The most obvious consideration is whether a pension is a final salary or a defined contribution (also sometimes called Money Purchase). A pension will always be one or the other
Final salary pensions – defined benefit
These pensions sometimes referred to as defined benefit schemes or Career Average Revalued Earnings (CARE) schemes. They tend to be workplace pensions funded by both employers’ staff contributions, albeit this type of scheme is being widely written down and rarely offered to new employees these days as it guarantees a level of income regardless of how the fund manager who manages the funds invested performs.
The payout consists of a percentage of your final salary before retirement or when leaving that firm, as an annual income. That is the ‘defined benefit’ that the pension scheme produces. What that percentage is depends on how long you worked for that firm.
Also known as final salary schemes, defined benefit pension schemes are being phased out in favour of defined contribution pensions. This is because they cost more to administer and they create the burden of providing a payment guarantee to current and past staff. They work by promising to pay out a certain amount when you retire, based on your salary – unlike Defined Contribution schemes, which are based on your contributions. How the investments perform won't affect what you get.
People who work in the public sector – such as for the NHS, armed forces or police – tend to be enrolled in final salary schemes. This has led to criticism of public sector pension schemes as being more generous than private sector schemes and has been cause for reform.
Money purchase pensions – defined contribution
Money purchase pensions, also known as defined contribution schemes, save into your pension pot under a 'money purchase arrangement'.
After years of saving, this cash can then be withdrawn from the age of 55 or can often be swapped for an annuity - an income for life – which in effect is a replacement for the type of annual income that a defined contribution scheme produces. Most personal pensions are saved for with this method.
The amount they produce for you to draw on as your pension can as a result of how the money is invested across different time horizons (most fund managers allow you to transfer funds between their different products), how long you/your employer have invested and/or the level of charges.
Defined Contribution – further considerations
If you're 55 or over and have a ‘defined contribution’ (also known as money purchase) pension plan, you can:
- Leave your pension pot invested
- Buy a guaranteed income for life
- Take a flexible income from your pension pot
- Take a cash lump sum from your pension pot
You could consider combining one or more of the options above. You can take cash and/or income at different times to suit your needs.
You should shop around to find the best product to suit your circumstances. It's always worth checking what's available in the wider market as you may get a better deal than the one offered by your existing pension provider. You can take your pension with you and transfer it to another provider particularly if you move job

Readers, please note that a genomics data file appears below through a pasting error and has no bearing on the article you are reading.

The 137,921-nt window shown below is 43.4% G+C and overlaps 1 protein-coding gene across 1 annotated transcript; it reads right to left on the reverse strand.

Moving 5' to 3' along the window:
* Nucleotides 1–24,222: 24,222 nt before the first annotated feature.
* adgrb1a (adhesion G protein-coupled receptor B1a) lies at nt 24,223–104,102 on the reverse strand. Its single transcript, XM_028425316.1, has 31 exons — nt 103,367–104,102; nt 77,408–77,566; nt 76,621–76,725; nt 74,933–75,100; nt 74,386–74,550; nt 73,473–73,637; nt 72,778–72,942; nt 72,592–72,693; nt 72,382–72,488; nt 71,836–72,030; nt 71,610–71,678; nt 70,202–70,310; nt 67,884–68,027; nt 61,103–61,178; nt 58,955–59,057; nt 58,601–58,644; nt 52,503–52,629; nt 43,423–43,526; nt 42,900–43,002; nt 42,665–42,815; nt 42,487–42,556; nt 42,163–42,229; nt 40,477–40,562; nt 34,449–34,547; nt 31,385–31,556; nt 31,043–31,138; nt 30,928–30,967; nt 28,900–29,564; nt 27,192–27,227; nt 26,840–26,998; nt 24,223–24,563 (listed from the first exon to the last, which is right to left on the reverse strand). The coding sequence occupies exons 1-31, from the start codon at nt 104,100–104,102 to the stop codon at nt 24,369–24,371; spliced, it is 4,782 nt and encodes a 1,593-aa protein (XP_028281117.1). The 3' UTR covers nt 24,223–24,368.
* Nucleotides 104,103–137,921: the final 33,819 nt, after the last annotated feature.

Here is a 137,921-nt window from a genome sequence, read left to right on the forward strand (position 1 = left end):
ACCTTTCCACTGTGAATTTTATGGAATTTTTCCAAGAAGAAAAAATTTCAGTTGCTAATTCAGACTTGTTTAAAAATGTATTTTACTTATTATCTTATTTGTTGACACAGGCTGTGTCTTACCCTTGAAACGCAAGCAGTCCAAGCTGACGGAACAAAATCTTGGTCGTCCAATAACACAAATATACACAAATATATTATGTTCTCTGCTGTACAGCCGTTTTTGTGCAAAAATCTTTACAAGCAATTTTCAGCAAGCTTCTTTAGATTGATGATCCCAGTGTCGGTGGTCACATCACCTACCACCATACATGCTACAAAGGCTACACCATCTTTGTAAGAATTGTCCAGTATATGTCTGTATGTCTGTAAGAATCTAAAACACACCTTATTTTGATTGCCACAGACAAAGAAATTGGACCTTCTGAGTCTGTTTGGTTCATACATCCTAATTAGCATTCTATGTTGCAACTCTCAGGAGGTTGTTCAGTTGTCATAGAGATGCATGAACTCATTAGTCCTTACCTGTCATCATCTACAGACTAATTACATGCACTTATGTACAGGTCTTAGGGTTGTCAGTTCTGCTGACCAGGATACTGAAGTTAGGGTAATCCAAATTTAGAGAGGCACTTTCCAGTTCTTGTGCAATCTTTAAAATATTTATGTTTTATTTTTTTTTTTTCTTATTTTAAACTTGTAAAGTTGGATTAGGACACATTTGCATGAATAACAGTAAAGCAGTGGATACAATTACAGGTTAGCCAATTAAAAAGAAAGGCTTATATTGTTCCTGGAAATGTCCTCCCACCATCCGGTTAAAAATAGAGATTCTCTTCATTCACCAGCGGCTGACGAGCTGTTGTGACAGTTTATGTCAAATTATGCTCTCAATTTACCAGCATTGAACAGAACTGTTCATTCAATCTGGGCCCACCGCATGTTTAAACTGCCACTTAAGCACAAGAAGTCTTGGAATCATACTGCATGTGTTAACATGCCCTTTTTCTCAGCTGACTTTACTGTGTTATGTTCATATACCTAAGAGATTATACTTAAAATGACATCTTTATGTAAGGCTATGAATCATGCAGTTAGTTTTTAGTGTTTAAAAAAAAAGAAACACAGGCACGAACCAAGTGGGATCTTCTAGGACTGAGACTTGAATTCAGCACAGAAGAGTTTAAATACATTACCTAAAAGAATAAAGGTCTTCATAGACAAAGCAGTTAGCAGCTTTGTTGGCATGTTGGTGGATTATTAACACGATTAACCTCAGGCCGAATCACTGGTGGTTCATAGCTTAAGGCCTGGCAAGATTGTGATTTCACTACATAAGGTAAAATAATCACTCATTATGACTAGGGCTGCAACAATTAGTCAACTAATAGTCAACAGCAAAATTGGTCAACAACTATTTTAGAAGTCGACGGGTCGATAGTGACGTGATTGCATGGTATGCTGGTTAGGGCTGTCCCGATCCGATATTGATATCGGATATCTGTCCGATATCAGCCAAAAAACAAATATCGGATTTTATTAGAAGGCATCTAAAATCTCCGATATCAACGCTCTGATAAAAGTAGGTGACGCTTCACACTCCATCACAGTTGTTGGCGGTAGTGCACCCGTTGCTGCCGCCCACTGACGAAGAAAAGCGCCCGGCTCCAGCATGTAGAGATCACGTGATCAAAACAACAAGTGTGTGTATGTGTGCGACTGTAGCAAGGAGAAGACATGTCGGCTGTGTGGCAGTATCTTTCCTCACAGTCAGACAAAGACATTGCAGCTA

Transferring to another provider
Different products offer different options so you may need to transfer your pension pot to another pension provider to access some or all of these options. Speak to an adviser before taking any drastic action though and before any transfers go ahead – your pension is one of the most important pension wealth products that you will ever own...perhaps even more than a mortgage/house buy is. Everyone seems to know the ins and outs of investing in and buying property these days but few seem to get a firm understand of the rules and the assumptions involved in pension funding and projecting future outcomes from pension schemes
Trust-based pensions - A board of trustees manage investments on your behalf. You and possibly your employer pay into the pot, and it's invested. These are usual arrangements that take place within an employer workplace pension be it defined benefit or defined contribution.
The trust fund is kept at an arm’s length principle, separate from the company and its management has representation of different employees who have invested in the scheme, obviously a different body to the management of the company. The employee participants are decided on periodically by a vote of existing pension scheme members
Those involved in the running of the Pension are known as Trustees and they have a certain level of statutory obligations as a result of taking such a position and will have further responsibilities based on the schemes rules and governance documents
The ultimate benefits from being invested in the scheme can be handed to your partner or other dependant members.
Arranged through your employer, you will be automatically enrolled in a workplace pension if you’re over 22, work in the UK and earn more than £10,000 a year.